Indian Trust Settlement

AIR DATE: March 1, 2010

It's a rare day when the Indians win. Late last year a multi-billion dollar settlement was announced in the class action lawsuit Cobell v. Salazar. When it is finalized, at least 500,000 Native Americans will benefit financially, and many tribes will have the opportunity to consolidate land within their reservation boundaries.

The issues in the case date back to the very beginnings of U.S. settlement. From the perspective of many Native Americans, the history of the U.S. is little more than a series of land grabs from tribal peoples. In 1887, after having established tribal reservations and negotiated with native leadership, U.S. lawmakers thought it best to encourage Indians to integrate into American culture.

One way they did that was to divide the tribal reservations into small parcels of land and "allot" those parcels to individual Indians.

The idea was to promote the European value of individual ownership over the tribal tradition of communal use of the land. Once alloted, those individual parcels were held "in trust" by the government because it was thought the Native people needed help to manage their lands. And, according to Elousie Cobell, who brought suit against the U.S. government, those trusts were egregiously mismanaged, and with the settlement hundreds of thousands of Indians have money coming to them. Some critics say it may not be nearly enough.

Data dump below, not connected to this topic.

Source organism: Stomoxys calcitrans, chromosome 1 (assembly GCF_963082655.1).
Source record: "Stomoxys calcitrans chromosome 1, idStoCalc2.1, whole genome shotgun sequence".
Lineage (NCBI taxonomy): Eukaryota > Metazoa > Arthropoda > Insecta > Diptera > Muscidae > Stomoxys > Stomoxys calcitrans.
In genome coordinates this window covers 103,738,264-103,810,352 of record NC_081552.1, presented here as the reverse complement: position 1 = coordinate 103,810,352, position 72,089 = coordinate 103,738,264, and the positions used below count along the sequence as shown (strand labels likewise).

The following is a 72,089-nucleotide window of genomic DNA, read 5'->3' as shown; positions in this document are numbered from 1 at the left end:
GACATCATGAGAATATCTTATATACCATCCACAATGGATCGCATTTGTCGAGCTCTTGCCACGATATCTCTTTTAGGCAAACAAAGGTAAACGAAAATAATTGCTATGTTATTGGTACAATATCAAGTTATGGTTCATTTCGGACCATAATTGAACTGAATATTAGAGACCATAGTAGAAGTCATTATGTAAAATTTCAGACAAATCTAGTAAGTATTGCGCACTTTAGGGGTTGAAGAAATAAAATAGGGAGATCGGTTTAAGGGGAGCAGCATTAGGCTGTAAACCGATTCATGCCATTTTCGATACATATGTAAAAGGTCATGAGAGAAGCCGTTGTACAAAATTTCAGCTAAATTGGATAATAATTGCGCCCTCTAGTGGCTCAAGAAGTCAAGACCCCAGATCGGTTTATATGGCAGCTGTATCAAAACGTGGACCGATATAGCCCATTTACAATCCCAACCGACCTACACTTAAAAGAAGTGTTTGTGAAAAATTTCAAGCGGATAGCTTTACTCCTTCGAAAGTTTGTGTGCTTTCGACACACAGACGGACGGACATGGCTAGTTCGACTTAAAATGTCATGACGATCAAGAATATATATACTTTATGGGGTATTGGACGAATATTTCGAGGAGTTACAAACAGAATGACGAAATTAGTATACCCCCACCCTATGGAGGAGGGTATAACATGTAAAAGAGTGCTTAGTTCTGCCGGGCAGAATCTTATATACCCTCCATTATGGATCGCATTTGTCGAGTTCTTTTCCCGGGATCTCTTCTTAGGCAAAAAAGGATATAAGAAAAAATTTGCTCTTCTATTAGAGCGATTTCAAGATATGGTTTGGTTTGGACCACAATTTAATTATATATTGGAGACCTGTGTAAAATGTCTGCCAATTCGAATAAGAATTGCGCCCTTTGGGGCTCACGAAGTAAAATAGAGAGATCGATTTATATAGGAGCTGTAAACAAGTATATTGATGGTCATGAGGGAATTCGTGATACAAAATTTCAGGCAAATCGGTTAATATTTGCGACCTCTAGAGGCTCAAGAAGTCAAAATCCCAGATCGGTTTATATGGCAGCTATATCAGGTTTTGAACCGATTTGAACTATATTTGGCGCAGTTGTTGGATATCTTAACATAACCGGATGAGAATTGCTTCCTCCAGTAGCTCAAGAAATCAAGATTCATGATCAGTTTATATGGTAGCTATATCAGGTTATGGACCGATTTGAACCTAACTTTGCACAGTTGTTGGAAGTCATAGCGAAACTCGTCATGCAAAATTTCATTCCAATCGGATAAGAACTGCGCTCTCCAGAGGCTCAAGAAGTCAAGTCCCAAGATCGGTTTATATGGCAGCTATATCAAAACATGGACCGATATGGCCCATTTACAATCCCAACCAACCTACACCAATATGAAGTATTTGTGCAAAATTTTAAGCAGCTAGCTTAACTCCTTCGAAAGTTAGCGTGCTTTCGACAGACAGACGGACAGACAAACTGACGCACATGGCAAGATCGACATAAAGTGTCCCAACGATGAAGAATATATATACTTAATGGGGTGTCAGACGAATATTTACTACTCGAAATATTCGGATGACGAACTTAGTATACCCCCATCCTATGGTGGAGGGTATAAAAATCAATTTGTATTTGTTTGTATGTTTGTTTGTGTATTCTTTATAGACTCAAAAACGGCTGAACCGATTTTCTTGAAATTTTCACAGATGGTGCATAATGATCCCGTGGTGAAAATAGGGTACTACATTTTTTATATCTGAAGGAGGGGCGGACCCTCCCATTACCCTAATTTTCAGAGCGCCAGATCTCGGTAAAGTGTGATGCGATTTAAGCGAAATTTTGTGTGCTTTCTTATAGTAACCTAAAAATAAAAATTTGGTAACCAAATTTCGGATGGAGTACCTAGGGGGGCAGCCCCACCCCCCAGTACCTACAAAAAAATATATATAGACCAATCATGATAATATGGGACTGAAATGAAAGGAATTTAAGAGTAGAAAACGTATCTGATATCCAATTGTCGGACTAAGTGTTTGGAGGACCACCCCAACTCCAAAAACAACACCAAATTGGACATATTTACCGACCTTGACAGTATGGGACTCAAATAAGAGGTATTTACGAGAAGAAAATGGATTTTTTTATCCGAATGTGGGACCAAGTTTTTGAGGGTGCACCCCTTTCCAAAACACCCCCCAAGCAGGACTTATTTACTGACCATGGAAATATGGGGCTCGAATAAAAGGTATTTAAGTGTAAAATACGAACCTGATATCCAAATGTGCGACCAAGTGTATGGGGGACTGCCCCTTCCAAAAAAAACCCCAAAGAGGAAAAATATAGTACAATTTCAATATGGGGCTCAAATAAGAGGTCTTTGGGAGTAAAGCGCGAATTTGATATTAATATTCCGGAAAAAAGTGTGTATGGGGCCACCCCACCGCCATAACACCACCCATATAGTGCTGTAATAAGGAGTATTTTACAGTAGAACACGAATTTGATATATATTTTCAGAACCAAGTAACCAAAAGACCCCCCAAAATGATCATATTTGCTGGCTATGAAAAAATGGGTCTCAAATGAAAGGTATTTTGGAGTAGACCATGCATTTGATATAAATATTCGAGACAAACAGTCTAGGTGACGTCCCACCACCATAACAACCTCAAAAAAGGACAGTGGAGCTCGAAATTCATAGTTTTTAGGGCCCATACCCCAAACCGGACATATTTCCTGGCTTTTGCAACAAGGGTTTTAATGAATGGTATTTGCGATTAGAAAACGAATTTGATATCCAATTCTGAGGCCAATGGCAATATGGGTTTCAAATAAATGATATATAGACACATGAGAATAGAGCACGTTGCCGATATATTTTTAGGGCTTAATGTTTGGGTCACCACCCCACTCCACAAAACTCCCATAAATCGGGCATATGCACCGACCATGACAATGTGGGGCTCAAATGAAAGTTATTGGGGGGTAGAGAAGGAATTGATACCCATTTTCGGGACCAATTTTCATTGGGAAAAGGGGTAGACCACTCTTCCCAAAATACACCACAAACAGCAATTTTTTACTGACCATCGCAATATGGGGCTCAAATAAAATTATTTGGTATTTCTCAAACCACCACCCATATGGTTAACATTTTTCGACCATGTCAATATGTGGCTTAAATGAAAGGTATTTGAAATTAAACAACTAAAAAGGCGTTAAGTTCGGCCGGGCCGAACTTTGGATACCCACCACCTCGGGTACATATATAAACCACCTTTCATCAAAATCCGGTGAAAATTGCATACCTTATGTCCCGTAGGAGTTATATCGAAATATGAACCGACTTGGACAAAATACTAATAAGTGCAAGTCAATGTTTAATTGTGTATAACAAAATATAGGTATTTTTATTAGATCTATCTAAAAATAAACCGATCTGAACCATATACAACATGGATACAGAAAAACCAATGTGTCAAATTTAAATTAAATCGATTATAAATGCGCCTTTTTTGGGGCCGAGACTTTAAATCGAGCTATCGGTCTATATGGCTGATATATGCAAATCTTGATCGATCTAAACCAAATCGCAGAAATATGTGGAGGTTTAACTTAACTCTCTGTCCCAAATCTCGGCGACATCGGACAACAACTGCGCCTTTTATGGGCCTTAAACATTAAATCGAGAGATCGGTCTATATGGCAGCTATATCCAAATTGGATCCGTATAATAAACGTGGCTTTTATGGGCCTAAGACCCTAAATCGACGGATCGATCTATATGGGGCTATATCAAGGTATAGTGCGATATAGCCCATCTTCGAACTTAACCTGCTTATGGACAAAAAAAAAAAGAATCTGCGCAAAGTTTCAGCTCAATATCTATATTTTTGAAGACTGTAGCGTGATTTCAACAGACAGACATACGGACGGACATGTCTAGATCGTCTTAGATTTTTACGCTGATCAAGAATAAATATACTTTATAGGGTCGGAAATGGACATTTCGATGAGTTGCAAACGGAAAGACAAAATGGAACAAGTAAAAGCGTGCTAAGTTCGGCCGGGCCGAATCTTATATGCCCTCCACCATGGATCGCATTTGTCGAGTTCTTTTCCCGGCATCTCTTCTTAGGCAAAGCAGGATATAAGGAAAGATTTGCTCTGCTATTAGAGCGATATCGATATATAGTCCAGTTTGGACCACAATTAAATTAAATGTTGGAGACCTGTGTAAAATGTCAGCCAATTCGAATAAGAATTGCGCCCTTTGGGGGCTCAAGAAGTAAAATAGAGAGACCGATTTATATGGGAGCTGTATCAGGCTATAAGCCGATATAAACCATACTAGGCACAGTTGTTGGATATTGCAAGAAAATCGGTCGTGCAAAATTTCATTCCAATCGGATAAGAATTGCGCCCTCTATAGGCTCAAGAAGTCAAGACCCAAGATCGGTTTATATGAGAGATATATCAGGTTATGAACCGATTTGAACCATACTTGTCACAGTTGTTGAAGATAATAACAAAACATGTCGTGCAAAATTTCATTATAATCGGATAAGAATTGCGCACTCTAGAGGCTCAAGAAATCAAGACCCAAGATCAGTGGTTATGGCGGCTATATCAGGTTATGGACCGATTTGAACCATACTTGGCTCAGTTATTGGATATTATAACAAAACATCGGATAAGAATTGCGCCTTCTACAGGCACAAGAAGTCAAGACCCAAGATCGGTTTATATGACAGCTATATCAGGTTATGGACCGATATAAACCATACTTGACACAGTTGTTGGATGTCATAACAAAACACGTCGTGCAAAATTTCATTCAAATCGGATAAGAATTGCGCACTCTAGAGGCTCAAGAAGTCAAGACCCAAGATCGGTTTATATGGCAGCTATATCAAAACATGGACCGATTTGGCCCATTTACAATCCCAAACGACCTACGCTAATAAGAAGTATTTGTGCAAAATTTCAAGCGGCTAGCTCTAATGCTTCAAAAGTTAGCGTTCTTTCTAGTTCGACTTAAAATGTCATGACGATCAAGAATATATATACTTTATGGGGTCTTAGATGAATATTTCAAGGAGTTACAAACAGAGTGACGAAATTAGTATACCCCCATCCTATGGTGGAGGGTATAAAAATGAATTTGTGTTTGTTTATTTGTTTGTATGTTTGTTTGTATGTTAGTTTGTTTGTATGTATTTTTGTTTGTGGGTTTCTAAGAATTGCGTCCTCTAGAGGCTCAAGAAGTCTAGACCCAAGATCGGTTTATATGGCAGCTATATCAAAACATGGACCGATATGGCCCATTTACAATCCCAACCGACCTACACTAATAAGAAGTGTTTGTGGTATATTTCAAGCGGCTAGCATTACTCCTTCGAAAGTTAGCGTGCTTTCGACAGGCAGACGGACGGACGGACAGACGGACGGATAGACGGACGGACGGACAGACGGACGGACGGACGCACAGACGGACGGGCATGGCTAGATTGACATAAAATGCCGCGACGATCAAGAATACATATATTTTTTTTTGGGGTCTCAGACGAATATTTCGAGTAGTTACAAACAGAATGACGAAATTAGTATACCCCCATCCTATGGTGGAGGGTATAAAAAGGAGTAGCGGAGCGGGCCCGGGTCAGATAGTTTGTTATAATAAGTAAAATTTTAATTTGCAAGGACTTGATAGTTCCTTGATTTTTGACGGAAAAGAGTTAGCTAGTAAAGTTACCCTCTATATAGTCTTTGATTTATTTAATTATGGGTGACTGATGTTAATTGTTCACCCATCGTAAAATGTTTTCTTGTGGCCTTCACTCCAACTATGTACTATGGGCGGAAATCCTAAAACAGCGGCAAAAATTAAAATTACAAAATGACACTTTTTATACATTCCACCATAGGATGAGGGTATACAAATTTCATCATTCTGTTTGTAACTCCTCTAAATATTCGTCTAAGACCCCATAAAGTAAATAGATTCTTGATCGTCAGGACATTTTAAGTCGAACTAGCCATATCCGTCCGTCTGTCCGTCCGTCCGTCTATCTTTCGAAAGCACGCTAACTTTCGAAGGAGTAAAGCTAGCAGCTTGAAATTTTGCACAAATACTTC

Do you live on a reservation? Do own a parcel of land managed by the Bureau of Indian Affairs? Do you lease such land? Do you own a piece of land that used to belong to a Native American tribe? What do you think restitution to Native Americans in this lawsuit should look like?


  • Elouise Cobell: Lead plaintiff in Cobell v. Salazar
  • Dave Tovey: Economic development director at the Siletz Tribal Business Corporation
  • Antone Minthorn: Past chairman of the Umatilla Tribes
  • William Martin: President of the Central Council Tlingit and Haida Indian Tribes of Alaska